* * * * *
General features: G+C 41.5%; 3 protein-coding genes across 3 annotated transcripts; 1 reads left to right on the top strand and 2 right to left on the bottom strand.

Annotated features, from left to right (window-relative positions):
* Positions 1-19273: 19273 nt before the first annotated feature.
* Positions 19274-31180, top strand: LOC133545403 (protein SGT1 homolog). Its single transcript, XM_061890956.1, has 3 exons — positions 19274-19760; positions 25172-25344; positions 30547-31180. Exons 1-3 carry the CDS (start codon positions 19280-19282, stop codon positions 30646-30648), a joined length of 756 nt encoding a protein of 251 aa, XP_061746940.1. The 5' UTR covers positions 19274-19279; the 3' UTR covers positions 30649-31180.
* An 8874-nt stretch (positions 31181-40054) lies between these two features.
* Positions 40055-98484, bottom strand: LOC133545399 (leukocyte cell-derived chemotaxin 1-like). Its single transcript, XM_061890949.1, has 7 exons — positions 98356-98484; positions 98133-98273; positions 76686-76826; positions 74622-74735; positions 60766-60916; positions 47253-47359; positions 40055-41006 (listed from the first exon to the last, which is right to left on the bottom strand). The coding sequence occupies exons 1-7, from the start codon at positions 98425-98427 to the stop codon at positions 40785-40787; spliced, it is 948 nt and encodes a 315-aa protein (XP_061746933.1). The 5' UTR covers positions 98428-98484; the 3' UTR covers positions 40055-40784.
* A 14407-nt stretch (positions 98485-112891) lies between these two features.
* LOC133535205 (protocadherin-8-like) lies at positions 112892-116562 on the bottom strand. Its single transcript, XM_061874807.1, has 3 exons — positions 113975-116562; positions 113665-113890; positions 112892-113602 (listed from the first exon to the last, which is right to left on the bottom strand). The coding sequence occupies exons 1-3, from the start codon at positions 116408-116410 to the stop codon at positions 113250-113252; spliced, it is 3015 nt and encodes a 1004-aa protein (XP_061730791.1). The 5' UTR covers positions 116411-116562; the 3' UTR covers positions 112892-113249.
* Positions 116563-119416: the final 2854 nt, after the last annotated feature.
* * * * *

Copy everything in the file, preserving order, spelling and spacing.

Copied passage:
General features: G+C 41.5%; 3 protein-coding genes across 3 annotated transcripts; 1 reads left to right on the top strand and 2 right to left on the bottom strand.

Annotated features, from left to right (window-relative positions):
* Positions 1-19273: 19273 nt before the first annotated feature.
* Positions 19274-31180, top strand: LOC133545403 (protein SGT1 homolog). Its single transcript, XM_061890956.1, has 3 exons — positions 19274-19760; positions 25172-25344; positions 30547-31180. Exons 1-3 carry the CDS (start codon positions 19280-19282, stop codon positions 30646-30648), a joined length of 756 nt encoding a protein of 251 aa, XP_061746940.1. The 5' UTR covers positions 19274-19279; the 3' UTR covers positions 30649-31180.
* An 8874-nt stretch (positions 31181-40054) lies between these two features.
* Positions 40055-98484, bottom strand: LOC133545399 (leukocyte cell-derived chemotaxin 1-like). Its single transcript, XM_061890949.1, has 7 exons — positions 98356-98484; positions 98133-98273; positions 76686-76826; positions 74622-74735; positions 60766-60916; positions 47253-47359; positions 40055-41006 (listed from the first exon to the last, which is right to left on the bottom strand). The coding sequence occupies exons 1-7, from the start codon at positions 98425-98427 to the stop codon at positions 40785-40787; spliced, it is 948 nt and encodes a 315-aa protein (XP_061746933.1). The 5' UTR covers positions 98428-98484; the 3' UTR covers positions 40055-40784.
* A 14407-nt stretch (positions 98485-112891) lies between these two features.
* LOC133535205 (protocadherin-8-like) lies at positions 112892-116562 on the bottom strand. Its single transcript, XM_061874807.1, has 3 exons — positions 113975-116562; positions 113665-113890; positions 112892-113602 (listed from the first exon to the last, which is right to left on the bottom strand). The coding sequence occupies exons 1-3, from the start codon at positions 116408-116410 to the stop codon at positions 113250-113252; spliced, it is 3015 nt and encodes a 1004-aa protein (XP_061730791.1). The 5' UTR covers positions 116411-116562; the 3' UTR covers positions 112892-113249.
* Positions 116563-119416: the final 2854 nt, after the last annotated feature.